Pop Quiz: Is gentrification a good thing or a bad thing?
In this Inquirer story about gentrifcation, it is telling that the headline writer and the author seem to believe that the “conventional wisdom” about gentrification is negative.
Is that your wisdom?
Here’s a fairly neutral dictionary definition:
the buying and renovation of houses and stores in deteriorated urban neighborhoods by upper- or middle-income families or individuals, thus improving property values but often displacing low-income families and small businesses.
I would substitute “developers” for “families,” but that’s minor.
Another word for gentrification is renewal, the rebirth of a neighborhood that is sliding into the storm sewer. Hate to be harsh, but developers look for neighborhoods in decline. Why? Because they are mean?
No, because property values are low. Healthy neighborhoods don’t have vacant properties and homes that are almost collapsing.
Is there a downside to neighborhood redevelopment? There certainly is.
There is a decades-old line that says, “urban renewal is Negro removal.” (The line is so old, the word “Negro” was used.)
Blacks certainly were not the only low-income people forced to vacate, but they were a major hurters in it.
The Inquirer reports that residents of West Philadelphia’s Arvilla apartments were forced out when the building owner decided to sell.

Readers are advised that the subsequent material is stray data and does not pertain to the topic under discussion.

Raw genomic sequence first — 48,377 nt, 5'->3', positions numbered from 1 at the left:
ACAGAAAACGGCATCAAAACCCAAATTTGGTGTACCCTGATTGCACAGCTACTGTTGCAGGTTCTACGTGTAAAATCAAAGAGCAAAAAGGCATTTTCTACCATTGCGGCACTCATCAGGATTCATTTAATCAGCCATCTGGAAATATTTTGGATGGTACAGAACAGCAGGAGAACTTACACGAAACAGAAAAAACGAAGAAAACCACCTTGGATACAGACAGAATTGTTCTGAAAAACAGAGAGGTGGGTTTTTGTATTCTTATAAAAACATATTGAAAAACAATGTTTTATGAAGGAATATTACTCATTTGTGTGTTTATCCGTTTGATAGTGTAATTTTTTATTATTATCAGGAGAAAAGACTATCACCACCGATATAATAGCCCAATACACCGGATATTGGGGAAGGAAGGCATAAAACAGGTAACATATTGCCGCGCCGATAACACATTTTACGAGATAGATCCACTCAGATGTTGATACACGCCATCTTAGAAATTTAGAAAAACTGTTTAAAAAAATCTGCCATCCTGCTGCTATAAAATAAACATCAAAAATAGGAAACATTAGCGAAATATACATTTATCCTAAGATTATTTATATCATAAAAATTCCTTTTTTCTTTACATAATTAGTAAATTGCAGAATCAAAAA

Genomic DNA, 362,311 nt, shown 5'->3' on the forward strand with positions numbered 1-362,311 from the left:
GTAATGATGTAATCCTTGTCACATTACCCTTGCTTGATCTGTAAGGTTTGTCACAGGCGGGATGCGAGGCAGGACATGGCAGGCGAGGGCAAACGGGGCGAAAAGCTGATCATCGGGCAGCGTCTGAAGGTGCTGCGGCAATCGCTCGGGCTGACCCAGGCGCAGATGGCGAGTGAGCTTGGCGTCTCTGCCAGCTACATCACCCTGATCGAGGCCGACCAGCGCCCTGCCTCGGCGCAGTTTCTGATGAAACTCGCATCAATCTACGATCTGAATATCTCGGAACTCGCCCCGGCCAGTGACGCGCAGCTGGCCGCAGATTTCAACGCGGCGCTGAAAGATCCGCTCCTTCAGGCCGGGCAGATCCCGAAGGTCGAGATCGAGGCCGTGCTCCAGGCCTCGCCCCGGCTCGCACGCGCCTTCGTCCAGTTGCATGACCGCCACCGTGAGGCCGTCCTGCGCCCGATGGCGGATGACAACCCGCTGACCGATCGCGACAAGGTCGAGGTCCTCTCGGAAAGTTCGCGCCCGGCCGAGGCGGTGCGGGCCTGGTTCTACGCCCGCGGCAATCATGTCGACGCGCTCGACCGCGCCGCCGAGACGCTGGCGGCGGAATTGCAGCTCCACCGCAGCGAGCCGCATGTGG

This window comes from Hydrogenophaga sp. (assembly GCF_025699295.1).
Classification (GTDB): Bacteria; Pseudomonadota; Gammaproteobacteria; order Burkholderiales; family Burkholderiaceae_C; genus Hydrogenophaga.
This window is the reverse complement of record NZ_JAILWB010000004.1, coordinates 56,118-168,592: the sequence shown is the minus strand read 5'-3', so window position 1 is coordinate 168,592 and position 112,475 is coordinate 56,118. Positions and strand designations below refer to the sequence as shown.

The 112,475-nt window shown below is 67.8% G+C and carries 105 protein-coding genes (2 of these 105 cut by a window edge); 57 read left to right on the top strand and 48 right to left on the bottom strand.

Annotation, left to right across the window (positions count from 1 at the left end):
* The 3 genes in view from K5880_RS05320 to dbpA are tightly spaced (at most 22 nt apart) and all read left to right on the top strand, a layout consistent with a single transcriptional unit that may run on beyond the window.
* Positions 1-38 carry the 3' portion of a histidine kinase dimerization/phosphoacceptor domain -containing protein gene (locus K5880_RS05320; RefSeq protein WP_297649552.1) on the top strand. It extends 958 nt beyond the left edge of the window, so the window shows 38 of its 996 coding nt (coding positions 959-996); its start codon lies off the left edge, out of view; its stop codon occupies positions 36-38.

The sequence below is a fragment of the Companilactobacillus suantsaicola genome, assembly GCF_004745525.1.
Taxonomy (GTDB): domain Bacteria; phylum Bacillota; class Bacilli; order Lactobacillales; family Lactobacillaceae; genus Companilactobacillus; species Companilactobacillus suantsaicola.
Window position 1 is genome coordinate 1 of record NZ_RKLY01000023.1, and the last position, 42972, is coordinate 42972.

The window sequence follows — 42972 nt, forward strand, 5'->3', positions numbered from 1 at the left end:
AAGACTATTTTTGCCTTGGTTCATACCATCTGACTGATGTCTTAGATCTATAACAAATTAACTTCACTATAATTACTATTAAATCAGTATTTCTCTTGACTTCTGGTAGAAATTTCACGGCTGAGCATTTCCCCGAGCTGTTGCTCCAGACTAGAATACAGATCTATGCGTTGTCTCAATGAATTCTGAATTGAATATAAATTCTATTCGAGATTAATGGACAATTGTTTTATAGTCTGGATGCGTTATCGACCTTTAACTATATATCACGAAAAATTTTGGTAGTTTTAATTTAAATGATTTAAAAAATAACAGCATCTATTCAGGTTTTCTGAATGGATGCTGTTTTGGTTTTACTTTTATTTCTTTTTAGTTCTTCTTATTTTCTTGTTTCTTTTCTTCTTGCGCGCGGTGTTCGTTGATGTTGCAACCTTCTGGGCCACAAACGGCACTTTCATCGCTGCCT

So they were victims of developers, the poor people. But so were the well-off people who were ordered out of the luxury, Parkway-situated Windsor when owners decided to sell.
Was “gentrification” bad when it ended a dive bar at the corner of Broad & Spruce, plus a block of rowhouses, and replaced them with the Kimmel Center?
If cities don’t rebuild, they die. Healthy cities have the ability to regenerate — look at South Street from river to river. It has moved from a basket case to a show place. (Absent marauding teens, of course.)
The Inquirer cites a study that says the more poor and less educated renters did not wind up appreciably worse after they. were forced to move.
It is harder for owners. If they own a rowhouse in Point Breeze, for example, the scene of furious development, and they stay, they face constantly rising real estate taxes, which might eventually force them out. That’s not fair.
And that’s why Philadelphia has the LOOP program that holds down the amount taxes can slam long-time owners.
Even though rates are locked, home owners still have to pay something and that could be challenging.
I have an idea that mimics reverse mortgage deals that are offered by the private sector.
How about if the city waives taxes completely on the property, on condition the property transfers to the city upon the death of the owner?
The city then sells the property and reclaims the waived taxes — and much more.
The homeowner gets to live in the home, but eventually the taxpayers get the property and make a profit on it.
What’s wrong with that?